TORONTO - In the end, from a personal perspective, one is left only with one’s good name – a reputation. Corporately, a legacy against which the public can measure value to societal standards. Both are built incrementally by sweat and tears. The ride is not always smooth.
The Corriere Canadese, in one form or another, has been in the service of the Italian Canadian community since 1954. Its purpose, from my point of view, has always been to integrate immigrant value structures into those newer ones that individual newcomers and their families were creating, in the course of their interaction with other disparate immigrant groups.
It has sought to examine institutions, explain how they [are supposed to] work, critique them and the process, criticize egregious deviations from the acceptable norm and/or promote democratic activity to bring about change.
And, yes, to put under the lens sacred cows like Political entities, the Church and the School System ... and “ movements”. Public actors on that stage are as the saying goes, fair game.
It may be helpful to recall that, when Corriere Canadese came on the scene in 1954. Canada was a mere 87 years old – it was “born” in 1867. The Italian community had been a part of that existence in massive numbers since at least the early 1880s.
While this was particularly true in “large centres” such as Montreal, Toronto and Vancouver, Italians had put down roots in smaller places like Trail B.C., Thunder Bay, Ont., and Sydney, Nova Scotia, to name but a few. But they were not the only immigrant groups.
For some of them, their religious affiliation and the leadership of their “priesthood” was all they had as a guide to navigate through the challenges the New World threw at them. Luckily – for some (the Catholics) – the Constitution, for some very pragmatic reasons, had given them, as a religious group, an embedded right to educate their children in conformity with precepts and principles which they could understand and for which there was a qualified “clergy” to steer and guide.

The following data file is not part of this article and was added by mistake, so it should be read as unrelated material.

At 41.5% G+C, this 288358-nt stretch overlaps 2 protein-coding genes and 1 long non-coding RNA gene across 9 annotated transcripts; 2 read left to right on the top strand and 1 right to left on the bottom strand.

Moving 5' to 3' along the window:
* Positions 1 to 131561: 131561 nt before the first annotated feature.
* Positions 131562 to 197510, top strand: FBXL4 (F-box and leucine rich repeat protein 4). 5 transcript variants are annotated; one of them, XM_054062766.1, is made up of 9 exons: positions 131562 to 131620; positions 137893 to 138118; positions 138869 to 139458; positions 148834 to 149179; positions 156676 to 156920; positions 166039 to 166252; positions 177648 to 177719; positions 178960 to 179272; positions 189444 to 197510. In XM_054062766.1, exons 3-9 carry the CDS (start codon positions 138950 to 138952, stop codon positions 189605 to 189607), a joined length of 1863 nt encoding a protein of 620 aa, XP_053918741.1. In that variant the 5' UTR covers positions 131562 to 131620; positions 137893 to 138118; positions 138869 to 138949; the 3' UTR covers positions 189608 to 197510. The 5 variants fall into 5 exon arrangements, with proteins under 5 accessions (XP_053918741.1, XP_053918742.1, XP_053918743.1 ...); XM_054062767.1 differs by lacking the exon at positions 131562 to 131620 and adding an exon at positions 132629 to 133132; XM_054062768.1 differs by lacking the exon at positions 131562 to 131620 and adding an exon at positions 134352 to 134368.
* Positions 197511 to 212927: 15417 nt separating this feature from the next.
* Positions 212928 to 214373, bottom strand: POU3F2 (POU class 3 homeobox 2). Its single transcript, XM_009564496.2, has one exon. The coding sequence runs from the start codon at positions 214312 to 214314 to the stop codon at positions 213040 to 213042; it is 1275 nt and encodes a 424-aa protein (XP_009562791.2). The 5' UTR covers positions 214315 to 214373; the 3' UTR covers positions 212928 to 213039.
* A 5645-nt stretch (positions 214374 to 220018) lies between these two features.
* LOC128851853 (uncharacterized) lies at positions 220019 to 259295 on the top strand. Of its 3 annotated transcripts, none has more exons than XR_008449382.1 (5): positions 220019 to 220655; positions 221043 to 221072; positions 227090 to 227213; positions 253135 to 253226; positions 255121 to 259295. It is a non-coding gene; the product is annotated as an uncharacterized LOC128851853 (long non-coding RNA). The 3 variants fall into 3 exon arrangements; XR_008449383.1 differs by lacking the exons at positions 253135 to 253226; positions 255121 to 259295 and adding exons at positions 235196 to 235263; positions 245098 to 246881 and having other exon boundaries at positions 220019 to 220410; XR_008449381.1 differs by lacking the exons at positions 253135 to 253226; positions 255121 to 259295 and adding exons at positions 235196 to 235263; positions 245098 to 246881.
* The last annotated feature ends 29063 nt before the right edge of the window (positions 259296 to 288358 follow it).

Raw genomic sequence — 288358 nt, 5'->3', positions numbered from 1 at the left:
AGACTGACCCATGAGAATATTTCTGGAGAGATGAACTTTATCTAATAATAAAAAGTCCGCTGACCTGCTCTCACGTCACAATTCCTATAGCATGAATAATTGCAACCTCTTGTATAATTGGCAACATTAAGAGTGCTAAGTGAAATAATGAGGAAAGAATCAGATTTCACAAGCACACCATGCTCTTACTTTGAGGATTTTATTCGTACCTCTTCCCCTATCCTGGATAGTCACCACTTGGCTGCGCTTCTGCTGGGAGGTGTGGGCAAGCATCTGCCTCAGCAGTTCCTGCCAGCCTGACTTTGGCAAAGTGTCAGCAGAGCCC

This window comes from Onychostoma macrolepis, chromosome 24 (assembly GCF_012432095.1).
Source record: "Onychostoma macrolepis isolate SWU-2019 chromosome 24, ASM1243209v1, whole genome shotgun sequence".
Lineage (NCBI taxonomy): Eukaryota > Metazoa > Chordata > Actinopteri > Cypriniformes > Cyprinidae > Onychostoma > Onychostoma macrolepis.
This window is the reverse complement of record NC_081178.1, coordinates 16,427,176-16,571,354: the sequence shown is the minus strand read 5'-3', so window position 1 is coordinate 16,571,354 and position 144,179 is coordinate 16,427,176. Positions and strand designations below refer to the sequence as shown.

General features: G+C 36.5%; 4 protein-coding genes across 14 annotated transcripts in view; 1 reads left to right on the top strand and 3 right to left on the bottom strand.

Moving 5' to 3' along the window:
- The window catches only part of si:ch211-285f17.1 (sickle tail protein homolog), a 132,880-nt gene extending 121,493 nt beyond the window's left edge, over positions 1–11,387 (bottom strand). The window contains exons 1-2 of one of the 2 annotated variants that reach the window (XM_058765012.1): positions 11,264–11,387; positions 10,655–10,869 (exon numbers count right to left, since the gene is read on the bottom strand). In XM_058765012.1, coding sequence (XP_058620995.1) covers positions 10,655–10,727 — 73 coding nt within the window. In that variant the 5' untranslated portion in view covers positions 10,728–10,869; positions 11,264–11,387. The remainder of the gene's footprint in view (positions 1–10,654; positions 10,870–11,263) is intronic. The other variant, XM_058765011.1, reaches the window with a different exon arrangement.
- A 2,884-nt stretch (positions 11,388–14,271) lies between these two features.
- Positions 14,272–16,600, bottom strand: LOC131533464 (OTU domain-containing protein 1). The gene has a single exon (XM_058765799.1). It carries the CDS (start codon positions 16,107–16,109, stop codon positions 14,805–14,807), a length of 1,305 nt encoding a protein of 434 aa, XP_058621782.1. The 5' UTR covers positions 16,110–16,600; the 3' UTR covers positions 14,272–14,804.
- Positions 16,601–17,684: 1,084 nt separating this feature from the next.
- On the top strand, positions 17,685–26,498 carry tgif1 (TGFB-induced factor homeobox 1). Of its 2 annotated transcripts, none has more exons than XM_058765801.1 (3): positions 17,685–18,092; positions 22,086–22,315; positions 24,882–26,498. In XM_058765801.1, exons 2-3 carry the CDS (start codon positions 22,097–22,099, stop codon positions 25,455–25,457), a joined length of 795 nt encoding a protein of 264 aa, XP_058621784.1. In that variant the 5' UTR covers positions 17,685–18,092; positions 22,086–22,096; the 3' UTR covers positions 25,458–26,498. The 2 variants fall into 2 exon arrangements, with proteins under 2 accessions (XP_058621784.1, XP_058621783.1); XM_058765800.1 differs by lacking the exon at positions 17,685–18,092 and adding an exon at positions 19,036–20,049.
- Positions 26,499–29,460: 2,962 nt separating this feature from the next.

It was the Law of the land. All other laws are inferior to it. Alas, democracy, citizenship and the “freedoms” that come with it can disappear overnight; if we allow those in power to abuse, they do abuse. In 1940, under cover of a War Measures Act, Canadian citizens and permanent residents with an Italian origin – among others - were labelled “enemy aliens”: jobs lost, properties confiscated, men interned by the hundreds, families and individuals stigmatized by the thousands for their ethnicity. No apologies. No compensations.
Fast forward to today. Those religious “guarantees” so vital to our identity and our dignity are now under attack by those who depict Catholicism as “homophobic and transphobic” and any other unfounded smear that comes to mind.
Except that there is “an inconvenient Law” that defines rights and freedoms: the British North America Act, the Education Act and, wait for it, the Human Rights Code. The Toronto City Councillor who so zealously advocates for herself “on the public dime” might want to check her facts in this regard before she launches in tirades that we consider libelous.
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